Religious Liberty Measure Hearing Set for Tuesday in Jeff
April 11, 2016

Missouri’s so-called religious freedom bill is scheduled for a House committee hearing early Tuesday evening.
Notices started going out Monday afternoon.
The measure would prevent anyone from being punished for refusing to do business with a same sex couple.
Business interests in Kansas City and in St. Louis are worried such a measure could cost the state business and some high profile sports events.
The Kansas City Sports Commission says even serious consideration of such a move could jeopardize the Commission’s ability to competitively bid for future NCAA events and championships.
Supporters say the measure is not a sword to discriminate with but a shield to protect Missourians’s their personal or religious convictions.
The measure has already passed the state Senate. If approved by the House the proposed constitutional amendment would gin on the state-wide ballot later this year.

Missouri Lawmaker Says Another Colleague Tried to Punch Him
January 26, 2016

(AP) – A Missouri lawmaker says a colleague upset over a right-to-work bill took a swing at him in an alley outside a Jefferson City restaurant and the two ended up in a fistfight.
Rep. Courtney Allen Curtis released a copy of the restraining order Tuesday that he filed against Rep. Michael Butler. Curtis also asked the House speaker to open an ethics investigation against Butler.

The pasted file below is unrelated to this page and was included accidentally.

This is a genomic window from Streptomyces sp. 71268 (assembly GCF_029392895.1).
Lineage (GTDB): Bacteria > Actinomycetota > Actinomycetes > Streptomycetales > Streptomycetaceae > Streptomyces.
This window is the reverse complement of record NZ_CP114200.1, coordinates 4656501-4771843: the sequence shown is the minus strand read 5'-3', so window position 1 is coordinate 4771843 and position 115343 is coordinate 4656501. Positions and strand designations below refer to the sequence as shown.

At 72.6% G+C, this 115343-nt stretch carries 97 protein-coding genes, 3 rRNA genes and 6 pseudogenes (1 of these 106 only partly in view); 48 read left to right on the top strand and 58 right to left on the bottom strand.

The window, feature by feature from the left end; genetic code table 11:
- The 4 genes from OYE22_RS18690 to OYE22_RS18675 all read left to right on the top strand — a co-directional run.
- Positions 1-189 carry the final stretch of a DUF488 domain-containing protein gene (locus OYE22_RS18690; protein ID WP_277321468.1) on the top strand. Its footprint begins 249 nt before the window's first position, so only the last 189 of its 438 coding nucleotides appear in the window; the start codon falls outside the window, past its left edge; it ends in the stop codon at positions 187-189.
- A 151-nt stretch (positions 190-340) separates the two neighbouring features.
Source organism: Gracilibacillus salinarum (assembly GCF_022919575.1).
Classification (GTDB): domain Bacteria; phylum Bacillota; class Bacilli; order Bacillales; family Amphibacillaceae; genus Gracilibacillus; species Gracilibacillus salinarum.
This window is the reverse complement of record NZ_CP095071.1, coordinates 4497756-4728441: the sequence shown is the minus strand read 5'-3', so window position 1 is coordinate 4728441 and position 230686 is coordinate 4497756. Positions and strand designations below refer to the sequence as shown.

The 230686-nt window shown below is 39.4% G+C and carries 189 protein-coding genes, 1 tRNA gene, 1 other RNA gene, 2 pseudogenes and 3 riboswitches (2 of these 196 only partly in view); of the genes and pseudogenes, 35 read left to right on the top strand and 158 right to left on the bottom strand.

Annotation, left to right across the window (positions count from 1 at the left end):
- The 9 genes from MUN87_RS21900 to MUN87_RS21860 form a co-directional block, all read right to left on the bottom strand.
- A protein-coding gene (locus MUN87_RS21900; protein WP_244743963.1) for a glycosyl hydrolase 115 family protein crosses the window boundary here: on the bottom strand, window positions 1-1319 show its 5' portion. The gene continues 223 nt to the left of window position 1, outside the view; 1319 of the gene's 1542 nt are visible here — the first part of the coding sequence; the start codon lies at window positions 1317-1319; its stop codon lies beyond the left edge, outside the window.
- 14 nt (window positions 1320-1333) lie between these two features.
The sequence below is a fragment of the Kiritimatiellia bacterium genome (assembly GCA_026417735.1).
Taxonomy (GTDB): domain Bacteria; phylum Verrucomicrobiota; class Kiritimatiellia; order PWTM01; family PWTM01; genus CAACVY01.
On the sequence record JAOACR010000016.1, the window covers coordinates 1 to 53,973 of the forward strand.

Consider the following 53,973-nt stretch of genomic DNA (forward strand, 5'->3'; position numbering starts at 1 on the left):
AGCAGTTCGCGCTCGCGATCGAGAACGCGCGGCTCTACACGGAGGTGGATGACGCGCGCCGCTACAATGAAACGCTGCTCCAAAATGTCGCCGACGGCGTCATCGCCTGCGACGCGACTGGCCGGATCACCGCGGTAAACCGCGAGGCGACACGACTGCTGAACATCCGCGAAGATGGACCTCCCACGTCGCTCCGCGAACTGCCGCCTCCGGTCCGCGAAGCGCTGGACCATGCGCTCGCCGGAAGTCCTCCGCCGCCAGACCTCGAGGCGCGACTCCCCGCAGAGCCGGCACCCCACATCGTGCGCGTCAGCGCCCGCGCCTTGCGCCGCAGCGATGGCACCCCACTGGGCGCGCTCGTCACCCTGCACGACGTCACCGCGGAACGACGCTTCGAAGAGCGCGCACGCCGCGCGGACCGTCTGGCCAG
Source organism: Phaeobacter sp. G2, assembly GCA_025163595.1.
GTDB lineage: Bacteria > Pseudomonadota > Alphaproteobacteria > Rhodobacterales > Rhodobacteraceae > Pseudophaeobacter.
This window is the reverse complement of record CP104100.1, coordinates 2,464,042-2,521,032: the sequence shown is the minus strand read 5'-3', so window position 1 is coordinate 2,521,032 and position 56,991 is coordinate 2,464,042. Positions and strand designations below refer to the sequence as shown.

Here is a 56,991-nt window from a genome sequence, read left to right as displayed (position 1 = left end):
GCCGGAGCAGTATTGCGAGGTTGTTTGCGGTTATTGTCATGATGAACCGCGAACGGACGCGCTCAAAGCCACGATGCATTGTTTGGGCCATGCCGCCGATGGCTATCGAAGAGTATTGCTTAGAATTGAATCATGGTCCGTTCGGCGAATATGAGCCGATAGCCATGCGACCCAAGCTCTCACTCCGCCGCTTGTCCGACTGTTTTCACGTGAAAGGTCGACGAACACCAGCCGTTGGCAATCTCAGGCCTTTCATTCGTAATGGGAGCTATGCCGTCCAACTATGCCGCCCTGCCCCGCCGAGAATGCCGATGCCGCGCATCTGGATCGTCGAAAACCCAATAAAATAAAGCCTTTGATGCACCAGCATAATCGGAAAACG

Both are Democratic lawmakers from the St. Louis area.
Curtis alleges Butler verbally confronted him during an AFL-CIO reception at a Jefferson City restaurant Jan. 19 because Curtis had supported a right-to-work bill limiting union powers. He says Butler later took a swing at him in an alley as he was leaving, and Curtis says he fought back.
Butler declined to comment about the incident.

Missouri House Moves 4 Ethics Bills in 2nd Week
January 14, 2016

(AP) – Still reeling from the chaotic end of last session and the resignation of the chamber’s leader, members of the Missouri House started anew Thursday by passing four measures to change loose ethics laws.

The legislation would close the revolving door of lawmakers becoming lobbyists; require candidates, elected officials and others to report their personal finances more often; ban officials from also serving as paid political consultants; and require lawmakers disclose trips paid for by third parties more quickly.

Republicans asserted the bills are step forward after years of failed attempts to enact change, but others, mostly Democrats, argued the measures don’t go far enough. Missouri is the only state with the trio of unlimited campaign contributions, unlimited lobbyist gifts to lawmakers and a policy that allows legislators to immediately become lobbyists after leaving office.

Order, Ethics & Transportation May Carry Missouri Session
January 6, 2016

(AP) – Missouri lawmakers opened the 2016 session under new leadership Wednesday and saw a relatively quiet start after a tumultuous end to last year’s session.